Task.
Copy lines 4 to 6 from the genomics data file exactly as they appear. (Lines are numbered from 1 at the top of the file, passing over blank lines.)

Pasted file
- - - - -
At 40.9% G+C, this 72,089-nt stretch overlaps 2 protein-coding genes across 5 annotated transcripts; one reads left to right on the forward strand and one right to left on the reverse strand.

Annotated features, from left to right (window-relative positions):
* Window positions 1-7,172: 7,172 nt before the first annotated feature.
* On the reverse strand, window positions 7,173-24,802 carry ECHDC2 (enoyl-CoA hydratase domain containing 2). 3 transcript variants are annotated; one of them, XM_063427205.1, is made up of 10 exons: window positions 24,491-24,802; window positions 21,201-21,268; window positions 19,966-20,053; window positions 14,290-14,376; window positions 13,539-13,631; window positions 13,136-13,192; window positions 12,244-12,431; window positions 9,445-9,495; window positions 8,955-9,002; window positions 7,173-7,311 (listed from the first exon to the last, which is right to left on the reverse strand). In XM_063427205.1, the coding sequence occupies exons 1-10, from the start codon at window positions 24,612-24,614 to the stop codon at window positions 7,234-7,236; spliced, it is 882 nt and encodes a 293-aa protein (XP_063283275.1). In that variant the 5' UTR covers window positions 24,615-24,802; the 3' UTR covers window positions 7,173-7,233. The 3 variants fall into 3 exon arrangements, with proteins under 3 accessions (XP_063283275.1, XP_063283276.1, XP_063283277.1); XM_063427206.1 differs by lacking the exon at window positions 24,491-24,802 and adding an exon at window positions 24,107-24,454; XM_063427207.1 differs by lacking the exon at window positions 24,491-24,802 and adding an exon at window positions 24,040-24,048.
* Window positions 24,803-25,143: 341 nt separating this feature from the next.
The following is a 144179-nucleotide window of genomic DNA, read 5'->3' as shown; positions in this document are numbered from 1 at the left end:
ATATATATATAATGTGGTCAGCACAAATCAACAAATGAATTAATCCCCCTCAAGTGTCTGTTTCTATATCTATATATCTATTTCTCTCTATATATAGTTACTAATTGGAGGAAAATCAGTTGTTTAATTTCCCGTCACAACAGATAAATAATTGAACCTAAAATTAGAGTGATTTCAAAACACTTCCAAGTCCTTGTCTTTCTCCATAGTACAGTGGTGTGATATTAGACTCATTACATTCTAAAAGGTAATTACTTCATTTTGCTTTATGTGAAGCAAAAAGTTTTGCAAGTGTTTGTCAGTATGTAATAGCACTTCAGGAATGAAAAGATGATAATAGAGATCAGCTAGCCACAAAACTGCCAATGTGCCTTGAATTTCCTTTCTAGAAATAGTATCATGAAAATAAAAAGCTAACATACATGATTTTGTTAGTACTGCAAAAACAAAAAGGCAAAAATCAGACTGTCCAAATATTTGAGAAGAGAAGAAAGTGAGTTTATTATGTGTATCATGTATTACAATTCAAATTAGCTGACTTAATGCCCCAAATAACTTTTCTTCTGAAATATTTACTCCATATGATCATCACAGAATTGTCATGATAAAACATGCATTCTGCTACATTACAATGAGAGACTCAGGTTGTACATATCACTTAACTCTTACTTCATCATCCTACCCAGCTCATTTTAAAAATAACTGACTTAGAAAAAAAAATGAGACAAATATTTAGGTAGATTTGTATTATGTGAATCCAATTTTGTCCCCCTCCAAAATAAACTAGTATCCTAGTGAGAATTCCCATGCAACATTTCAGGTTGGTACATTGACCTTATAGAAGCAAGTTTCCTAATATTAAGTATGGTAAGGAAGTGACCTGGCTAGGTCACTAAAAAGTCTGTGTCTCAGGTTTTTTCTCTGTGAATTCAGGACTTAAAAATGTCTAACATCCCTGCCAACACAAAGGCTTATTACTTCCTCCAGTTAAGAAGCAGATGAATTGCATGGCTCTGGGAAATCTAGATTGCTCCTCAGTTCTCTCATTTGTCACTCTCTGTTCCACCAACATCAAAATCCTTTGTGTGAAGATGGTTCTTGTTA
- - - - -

* On the reverse strand, window positions 7,173-24,802 carry ECHDC2 (enoyl-CoA hydratase domain containing 2). 3 transcript variants are annotated; one of them, XM_063427205.1, is made up of 10 exons: window positions 24,491-24,802; window positions 21,201-21,268; window positions 19,966-20,053; window positions 14,290-14,376; window positions 13,539-13,631; window positions 13,136-13,192; window positions 12,244-12,431; window positions 9,445-9,495; window positions 8,955-9,002; window positions 7,173-7,311 (listed from the first exon to the last, which is right to left on the reverse strand). In XM_063427205.1, the coding sequence occupies exons 1-10, from the start codon at window positions 24,612-24,614 to the stop codon at window positions 7,234-7,236; spliced, it is 882 nt and encodes a 293-aa protein (XP_063283275.1). In that variant the 5' UTR covers window positions 24,615-24,802; the 3' UTR covers window positions 7,173-7,233. The 3 variants fall into 3 exon arrangements, with proteins under 3 accessions (XP_063283275.1, XP_063283276.1, XP_063283277.1); XM_063427206.1 differs by lacking the exon at window positions 24,491-24,802 and adding an exon at window positions 24,107-24,454; XM_063427207.1 differs by lacking the exon at window positions 24,491-24,802 and adding an exon at window positions 24,040-24,048.
* Window positions 24,803-25,143: 341 nt separating this feature from the next.
The following is a 144179-nucleotide window of genomic DNA, read 5'->3' as shown; positions in this document are numbered from 1 at the left end: